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'M,' 'Metropolis,' 'Mabuse' — It's The Complete Fritz Lang At Harvard Film Archive

A scene from "Metropolis." (Courtesy, Harvard Film Archive)
A scene from "Metropolis." (Courtesy, Harvard Film Archive)
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Fritz Lang: Banned from Nazi Germany, storyteller of the criminal underworld, a visual stylist who could move from large-scale fantastic spectacles to painful close-ups of his tormented characters. The complete oeuvre of legendary director Lang is coming to the Harvard Film Archive, beginning Friday and running through Sept. 1. The enigmatic filmmaker’s most famous titles, such as “Metropolis,” “The Big Heat” and “M,” will be showcased alongside rarely shown films like “The Tiger of Eschnapur,” “Destiny” and “American Guerrilla in the Philippines.”

While modern day Hollywood is enjoying a mini sci-fi renaissance with “Snowpiercer,” “Dawn of the Planet of the Apes,” “Under the Skin” and “Coherence,” you should not miss Friday’s live-accompanied screening of “Metropolis.” The HFA notes that pianist Martin Marks will introduce the film and use the original orchestral score by Gottfried Huppertz.

If you haven’t seen the film recently, then this restored edition of “Metropolis” will add more depth to a familiar story. In 2008, almost 30 minutes of previously thought lost “Metropolis” footage was discovered in a film collection in Argentina. Using splices from other rediscovered prints from around the world, audiences in 2010 were treated to the most complete version of “Metropolis” since its 1927 Berlin premiere. The film remains five minutes short of its original runtime.

Like “Snowpiercer,” “Metropolis” discusses class issues in a dystopian future, with the downtrodden working class slaving over machinery underground while the upper echelons of society lead leisurely lives comfortably in the clouds. Lang industrializes the underground catacomb-like dwellings of the movie’s proletariat. Their work becomes a place that consumes them, a sight that horrifies our privileged leading man. After an accident, his vision equates it to an ancient temple where the workers are sacrificed in order to power lush playgrounds and chic nightclubs above.

In addition to the uncomfortable schism widening between the haves and the have-nots at the tail-end of the Weimer Republic, Lang also touched upon a very real technophobia we see repeated in contemporary sci-fi: fear of a robot takeover. One of the most iconic images from the movie (indeed usually the cover art or poster for it) features a sleek Art-Deco-esque robotic figure. In the film, an evil inventor creates her to take the form of a saintly working class peace advocate. It might seem less than groundbreaking now, but the world in 1927 could hardly imagine the full capability of computers, let alone the concept of carrying one in our pocket.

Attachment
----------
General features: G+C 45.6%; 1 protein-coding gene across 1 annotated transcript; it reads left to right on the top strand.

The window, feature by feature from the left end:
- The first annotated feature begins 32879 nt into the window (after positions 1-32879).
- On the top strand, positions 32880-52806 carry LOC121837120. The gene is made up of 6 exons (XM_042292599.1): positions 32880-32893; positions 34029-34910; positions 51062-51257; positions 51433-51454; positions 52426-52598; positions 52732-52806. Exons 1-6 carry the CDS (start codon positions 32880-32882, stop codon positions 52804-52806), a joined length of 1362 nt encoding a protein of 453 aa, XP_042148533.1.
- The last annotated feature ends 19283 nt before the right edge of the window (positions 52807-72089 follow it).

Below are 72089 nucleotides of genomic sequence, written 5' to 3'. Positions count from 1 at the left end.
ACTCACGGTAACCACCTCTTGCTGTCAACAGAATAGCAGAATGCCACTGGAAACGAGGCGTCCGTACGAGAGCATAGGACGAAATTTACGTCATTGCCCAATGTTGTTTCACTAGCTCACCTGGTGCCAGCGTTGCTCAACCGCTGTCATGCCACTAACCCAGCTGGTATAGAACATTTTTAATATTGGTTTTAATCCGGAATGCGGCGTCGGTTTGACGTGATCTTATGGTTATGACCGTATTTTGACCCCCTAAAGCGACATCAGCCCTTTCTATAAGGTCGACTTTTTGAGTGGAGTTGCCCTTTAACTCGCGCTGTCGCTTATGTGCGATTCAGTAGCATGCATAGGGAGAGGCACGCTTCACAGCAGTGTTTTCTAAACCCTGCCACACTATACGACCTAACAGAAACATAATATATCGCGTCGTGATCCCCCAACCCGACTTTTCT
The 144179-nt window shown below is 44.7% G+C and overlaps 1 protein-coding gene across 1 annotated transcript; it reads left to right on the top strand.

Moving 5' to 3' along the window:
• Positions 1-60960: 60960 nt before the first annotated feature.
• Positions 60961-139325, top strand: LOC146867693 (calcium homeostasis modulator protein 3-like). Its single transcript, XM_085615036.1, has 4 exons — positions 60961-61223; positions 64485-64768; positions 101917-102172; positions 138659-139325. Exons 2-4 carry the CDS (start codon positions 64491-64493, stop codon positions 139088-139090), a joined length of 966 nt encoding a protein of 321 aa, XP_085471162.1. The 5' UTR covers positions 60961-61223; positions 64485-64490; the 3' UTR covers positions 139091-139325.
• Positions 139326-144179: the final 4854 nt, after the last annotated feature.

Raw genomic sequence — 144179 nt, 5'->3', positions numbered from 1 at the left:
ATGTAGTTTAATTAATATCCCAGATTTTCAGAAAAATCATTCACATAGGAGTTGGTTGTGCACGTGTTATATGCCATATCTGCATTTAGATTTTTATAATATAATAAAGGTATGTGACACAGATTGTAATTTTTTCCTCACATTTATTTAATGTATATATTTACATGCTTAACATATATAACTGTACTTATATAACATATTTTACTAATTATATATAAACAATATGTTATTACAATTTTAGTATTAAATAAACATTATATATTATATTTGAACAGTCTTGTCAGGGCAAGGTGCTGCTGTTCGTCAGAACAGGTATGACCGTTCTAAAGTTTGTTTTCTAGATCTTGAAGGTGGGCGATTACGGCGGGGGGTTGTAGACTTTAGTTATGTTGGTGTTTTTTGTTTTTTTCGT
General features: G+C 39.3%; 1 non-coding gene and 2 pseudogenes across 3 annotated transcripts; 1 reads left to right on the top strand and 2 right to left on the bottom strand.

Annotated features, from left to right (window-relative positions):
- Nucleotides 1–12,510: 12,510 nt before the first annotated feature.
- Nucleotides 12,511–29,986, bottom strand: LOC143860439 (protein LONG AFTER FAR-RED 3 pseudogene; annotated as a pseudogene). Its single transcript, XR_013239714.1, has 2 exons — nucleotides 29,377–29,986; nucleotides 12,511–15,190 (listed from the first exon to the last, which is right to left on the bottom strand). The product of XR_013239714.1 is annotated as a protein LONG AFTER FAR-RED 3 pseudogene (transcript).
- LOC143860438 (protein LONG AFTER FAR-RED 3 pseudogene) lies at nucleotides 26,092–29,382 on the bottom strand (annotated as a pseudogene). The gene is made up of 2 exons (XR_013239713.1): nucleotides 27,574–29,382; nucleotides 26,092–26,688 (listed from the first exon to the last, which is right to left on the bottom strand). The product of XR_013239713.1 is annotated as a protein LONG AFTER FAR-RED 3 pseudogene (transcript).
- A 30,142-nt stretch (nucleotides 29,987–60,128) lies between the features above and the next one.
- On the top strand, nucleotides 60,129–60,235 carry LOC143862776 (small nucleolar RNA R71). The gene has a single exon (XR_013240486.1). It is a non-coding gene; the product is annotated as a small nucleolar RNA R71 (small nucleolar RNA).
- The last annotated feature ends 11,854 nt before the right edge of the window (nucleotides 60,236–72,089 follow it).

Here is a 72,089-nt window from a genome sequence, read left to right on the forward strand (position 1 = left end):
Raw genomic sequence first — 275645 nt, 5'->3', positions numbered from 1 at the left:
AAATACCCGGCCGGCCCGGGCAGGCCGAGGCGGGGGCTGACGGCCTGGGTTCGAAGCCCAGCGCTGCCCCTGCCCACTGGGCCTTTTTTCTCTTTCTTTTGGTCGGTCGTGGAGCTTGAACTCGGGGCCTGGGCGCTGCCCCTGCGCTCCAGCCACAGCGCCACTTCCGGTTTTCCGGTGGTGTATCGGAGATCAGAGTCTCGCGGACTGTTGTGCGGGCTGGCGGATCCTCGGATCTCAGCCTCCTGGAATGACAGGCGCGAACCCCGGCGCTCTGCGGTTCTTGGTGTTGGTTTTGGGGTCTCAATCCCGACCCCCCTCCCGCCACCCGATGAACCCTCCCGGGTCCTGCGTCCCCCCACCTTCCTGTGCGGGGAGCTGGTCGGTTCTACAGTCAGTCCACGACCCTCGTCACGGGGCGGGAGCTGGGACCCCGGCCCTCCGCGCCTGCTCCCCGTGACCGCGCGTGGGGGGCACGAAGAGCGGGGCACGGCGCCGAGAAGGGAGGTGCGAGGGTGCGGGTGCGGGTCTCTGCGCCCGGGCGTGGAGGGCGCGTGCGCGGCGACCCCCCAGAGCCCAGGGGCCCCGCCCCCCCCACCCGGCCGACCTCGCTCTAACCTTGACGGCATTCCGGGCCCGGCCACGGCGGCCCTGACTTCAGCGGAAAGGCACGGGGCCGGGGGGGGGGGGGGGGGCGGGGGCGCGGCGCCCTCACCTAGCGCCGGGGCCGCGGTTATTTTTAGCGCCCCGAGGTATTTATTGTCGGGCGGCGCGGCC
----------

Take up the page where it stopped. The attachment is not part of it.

Fritz Lang discusses a dance scene with Debra Paget, in the role of Indian temple dancer Seetha, at the CCC-Filmstudios in Berlin-Spandau, Germany, 1958, where the interior scenes for the twin film production 'The Tiger of Eshnapur' and 'The Indian Tomb' were shot. (Werner Kreusch/AP)
Fritz Lang discusses a dance scene with Debra Paget, in the role of Indian temple dancer Seetha, at the CCC-Filmstudios in Berlin-Spandau, Germany, 1958, where the interior scenes for the twin film production 'The Tiger of Eshnapur' and 'The Indian Tomb' were shot. (Werner Kreusch/AP)

Other silent gems will be shown throughout the series with live accompaniment, including “The Spiders,” “Harakiri” and “Woman in the Moon.” Perhaps one of Lang’s next most recognized work was his collaboration with Peter Lorre in “M.” The chilling, frantic performance from Lorre as a child killer is matched with Lang’s carefully stylized suspense. Lang never depicts the actual crime, but terrifies its audience all the same. Playing on his protagonist’s fear (and ours), it’s a horror/crime movie built out of whispers and visual clues.

Lang’s career went through many phases, from silent to sound, from black and white to color, from the German UFA studio to the Hollywood studio system. Yet he returned to several themes throughout his career: vigilantism, paranoia, the breakdown of society, the concept of justice in an unjust world. His Hollywood days saw collaborations with Edward G. Robinson, Glenn Ford, Barbara Stanwyck and Spencer Tracy. Out from German expressionism and chiaroscuro, Lang uses lights and shadows to frame the scary world ensnaring his characters, playing on their fear of the unseen. His unique style helped to add several seminal works to the history of cinema. The HFA’s retrospective is a chance to see his style develop and his thematic dissertations go deeper across several genres.

Monica Castillo is a freelance film critic and writer based in Boston. You can usually find her outside any of the area’s movie theaters excitedly talking about the film she just saw.

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